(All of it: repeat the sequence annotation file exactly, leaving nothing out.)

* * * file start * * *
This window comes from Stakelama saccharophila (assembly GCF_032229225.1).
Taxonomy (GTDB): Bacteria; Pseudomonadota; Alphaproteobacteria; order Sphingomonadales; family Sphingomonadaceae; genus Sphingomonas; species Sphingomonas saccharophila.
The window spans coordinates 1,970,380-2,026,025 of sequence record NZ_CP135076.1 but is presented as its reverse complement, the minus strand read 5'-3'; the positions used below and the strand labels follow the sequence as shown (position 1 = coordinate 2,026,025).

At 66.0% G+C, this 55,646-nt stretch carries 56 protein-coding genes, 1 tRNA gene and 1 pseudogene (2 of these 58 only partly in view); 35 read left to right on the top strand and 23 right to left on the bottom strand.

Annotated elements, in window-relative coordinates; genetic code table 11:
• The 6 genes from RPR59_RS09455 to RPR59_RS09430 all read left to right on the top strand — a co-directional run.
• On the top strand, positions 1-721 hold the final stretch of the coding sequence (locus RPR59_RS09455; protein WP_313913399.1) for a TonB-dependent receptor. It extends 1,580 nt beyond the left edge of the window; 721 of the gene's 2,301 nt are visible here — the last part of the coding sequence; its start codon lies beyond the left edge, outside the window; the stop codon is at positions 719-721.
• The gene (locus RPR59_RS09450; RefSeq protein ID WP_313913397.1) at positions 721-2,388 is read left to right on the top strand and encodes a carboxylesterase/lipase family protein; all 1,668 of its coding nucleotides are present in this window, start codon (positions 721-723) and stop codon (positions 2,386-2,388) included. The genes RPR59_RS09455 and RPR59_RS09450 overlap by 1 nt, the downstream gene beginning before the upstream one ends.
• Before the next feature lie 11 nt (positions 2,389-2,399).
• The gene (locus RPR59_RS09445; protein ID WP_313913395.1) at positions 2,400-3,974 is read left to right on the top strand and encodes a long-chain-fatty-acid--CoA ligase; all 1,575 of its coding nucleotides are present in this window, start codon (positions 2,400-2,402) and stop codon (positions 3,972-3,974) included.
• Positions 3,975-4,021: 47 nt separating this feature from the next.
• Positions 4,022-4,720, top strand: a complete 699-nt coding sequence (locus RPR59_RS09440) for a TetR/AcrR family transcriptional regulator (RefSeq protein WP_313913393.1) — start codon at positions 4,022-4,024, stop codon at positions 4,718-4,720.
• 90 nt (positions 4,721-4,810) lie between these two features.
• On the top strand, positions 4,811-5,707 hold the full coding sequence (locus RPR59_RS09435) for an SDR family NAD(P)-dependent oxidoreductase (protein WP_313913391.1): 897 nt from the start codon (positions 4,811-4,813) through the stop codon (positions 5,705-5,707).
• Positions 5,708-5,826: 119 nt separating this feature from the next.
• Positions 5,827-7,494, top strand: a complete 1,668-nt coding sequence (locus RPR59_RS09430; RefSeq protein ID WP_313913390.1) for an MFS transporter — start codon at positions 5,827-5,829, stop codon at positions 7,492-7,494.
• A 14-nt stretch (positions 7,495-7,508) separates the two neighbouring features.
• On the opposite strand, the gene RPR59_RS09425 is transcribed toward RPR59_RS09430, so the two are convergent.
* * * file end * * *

This window comes from Stakelama saccharophila (assembly GCF_032229225.1).
Taxonomy (GTDB): Bacteria; Pseudomonadota; Alphaproteobacteria; order Sphingomonadales; family Sphingomonadaceae; genus Sphingomonas; species Sphingomonas saccharophila.
The window spans coordinates 1,970,380-2,026,025 of sequence record NZ_CP135076.1 but is presented as its reverse complement, the minus strand read 5'-3'; the positions used below and the strand labels follow the sequence as shown (position 1 = coordinate 2,026,025).

At 66.0% G+C, this 55,646-nt stretch carries 56 protein-coding genes, 1 tRNA gene and 1 pseudogene (2 of these 58 only partly in view); 35 read left to right on the top strand and 23 right to left on the bottom strand.

Annotated elements, in window-relative coordinates; genetic code table 11:
• The 6 genes from RPR59_RS09455 to RPR59_RS09430 all read left to right on the top strand — a co-directional run.
• On the top strand, positions 1-721 hold the final stretch of the coding sequence (locus RPR59_RS09455; protein WP_313913399.1) for a TonB-dependent receptor. It extends 1,580 nt beyond the left edge of the window; 721 of the gene's 2,301 nt are visible here — the last part of the coding sequence; its start codon lies beyond the left edge, outside the window; the stop codon is at positions 719-721.
• The gene (locus RPR59_RS09450; RefSeq protein ID WP_313913397.1) at positions 721-2,388 is read left to right on the top strand and encodes a carboxylesterase/lipase family protein; all 1,668 of its coding nucleotides are present in this window, start codon (positions 721-723) and stop codon (positions 2,386-2,388) included. The genes RPR59_RS09455 and RPR59_RS09450 overlap by 1 nt, the downstream gene beginning before the upstream one ends.
• Before the next feature lie 11 nt (positions 2,389-2,399).
• The gene (locus RPR59_RS09445; protein ID WP_313913395.1) at positions 2,400-3,974 is read left to right on the top strand and encodes a long-chain-fatty-acid--CoA ligase; all 1,575 of its coding nucleotides are present in this window, start codon (positions 2,400-2,402) and stop codon (positions 3,972-3,974) included.
• Positions 3,975-4,021: 47 nt separating this feature from the next.
• Positions 4,022-4,720, top strand: a complete 699-nt coding sequence (locus RPR59_RS09440) for a TetR/AcrR family transcriptional regulator (RefSeq protein WP_313913393.1) — start codon at positions 4,022-4,024, stop codon at positions 4,718-4,720.
• 90 nt (positions 4,721-4,810) lie between these two features.
• On the top strand, positions 4,811-5,707 hold the full coding sequence (locus RPR59_RS09435) for an SDR family NAD(P)-dependent oxidoreductase (protein WP_313913391.1): 897 nt from the start codon (positions 4,811-4,813) through the stop codon (positions 5,705-5,707).
• Positions 5,708-5,826: 119 nt separating this feature from the next.
• Positions 5,827-7,494, top strand: a complete 1,668-nt coding sequence (locus RPR59_RS09430; RefSeq protein ID WP_313913390.1) for an MFS transporter — start codon at positions 5,827-5,829, stop codon at positions 7,492-7,494.
• A 14-nt stretch (positions 7,495-7,508) separates the two neighbouring features.
• On the opposite strand, the gene RPR59_RS09425 is transcribed toward RPR59_RS09430, so the two are convergent.